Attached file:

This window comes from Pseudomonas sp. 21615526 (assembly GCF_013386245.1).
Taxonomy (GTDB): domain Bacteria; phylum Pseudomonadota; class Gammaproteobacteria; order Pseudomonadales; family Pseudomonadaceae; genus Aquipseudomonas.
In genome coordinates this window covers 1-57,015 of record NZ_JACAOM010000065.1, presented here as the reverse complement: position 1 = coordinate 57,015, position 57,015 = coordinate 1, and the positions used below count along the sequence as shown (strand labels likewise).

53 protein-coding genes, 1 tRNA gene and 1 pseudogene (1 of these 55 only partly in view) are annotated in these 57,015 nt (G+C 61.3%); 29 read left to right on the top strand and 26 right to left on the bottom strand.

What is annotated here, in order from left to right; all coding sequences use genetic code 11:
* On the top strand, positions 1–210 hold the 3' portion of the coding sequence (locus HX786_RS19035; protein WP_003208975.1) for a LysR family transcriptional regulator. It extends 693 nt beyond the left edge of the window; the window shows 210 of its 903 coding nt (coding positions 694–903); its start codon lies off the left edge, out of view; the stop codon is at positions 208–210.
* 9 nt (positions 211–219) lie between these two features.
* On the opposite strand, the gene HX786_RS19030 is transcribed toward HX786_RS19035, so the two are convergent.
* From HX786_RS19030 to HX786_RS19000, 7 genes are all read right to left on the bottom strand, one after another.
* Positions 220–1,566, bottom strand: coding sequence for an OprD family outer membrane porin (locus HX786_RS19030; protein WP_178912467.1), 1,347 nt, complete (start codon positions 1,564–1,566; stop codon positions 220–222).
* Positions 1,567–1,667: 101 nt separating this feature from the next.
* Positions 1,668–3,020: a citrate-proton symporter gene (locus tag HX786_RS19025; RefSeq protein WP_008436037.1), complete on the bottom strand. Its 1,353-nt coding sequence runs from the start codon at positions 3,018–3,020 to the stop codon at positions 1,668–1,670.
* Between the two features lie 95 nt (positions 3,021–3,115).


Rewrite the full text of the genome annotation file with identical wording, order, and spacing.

This window comes from Pseudomonas sp. 21615526 (assembly GCF_013386245.1).
Taxonomy (GTDB): domain Bacteria; phylum Pseudomonadota; class Gammaproteobacteria; order Pseudomonadales; family Pseudomonadaceae; genus Aquipseudomonas.
In genome coordinates this window covers 1-57,015 of record NZ_JACAOM010000065.1, presented here as the reverse complement: position 1 = coordinate 57,015, position 57,015 = coordinate 1, and the positions used below count along the sequence as shown (strand labels likewise).

53 protein-coding genes, 1 tRNA gene and 1 pseudogene (1 of these 55 only partly in view) are annotated in these 57,015 nt (G+C 61.3%); 29 read left to right on the top strand and 26 right to left on the bottom strand.

What is annotated here, in order from left to right; all coding sequences use genetic code 11:
* On the top strand, positions 1–210 hold the 3' portion of the coding sequence (locus HX786_RS19035; protein WP_003208975.1) for a LysR family transcriptional regulator. It extends 693 nt beyond the left edge of the window; the window shows 210 of its 903 coding nt (coding positions 694–903); its start codon lies off the left edge, out of view; the stop codon is at positions 208–210.
* 9 nt (positions 211–219) lie between these two features.
* On the opposite strand, the gene HX786_RS19030 is transcribed toward HX786_RS19035, so the two are convergent.
* From HX786_RS19030 to HX786_RS19000, 7 genes are all read right to left on the bottom strand, one after another.
* Positions 220–1,566, bottom strand: coding sequence for an OprD family outer membrane porin (locus HX786_RS19030; protein WP_178912467.1), 1,347 nt, complete (start codon positions 1,564–1,566; stop codon positions 220–222).
* Positions 1,567–1,667: 101 nt separating this feature from the next.
* Positions 1,668–3,020: a citrate-proton symporter gene (locus tag HX786_RS19025; RefSeq protein WP_008436037.1), complete on the bottom strand. Its 1,353-nt coding sequence runs from the start codon at positions 3,018–3,020 to the stop codon at positions 1,668–1,670.
* Between the two features lie 95 nt (positions 3,021–3,115).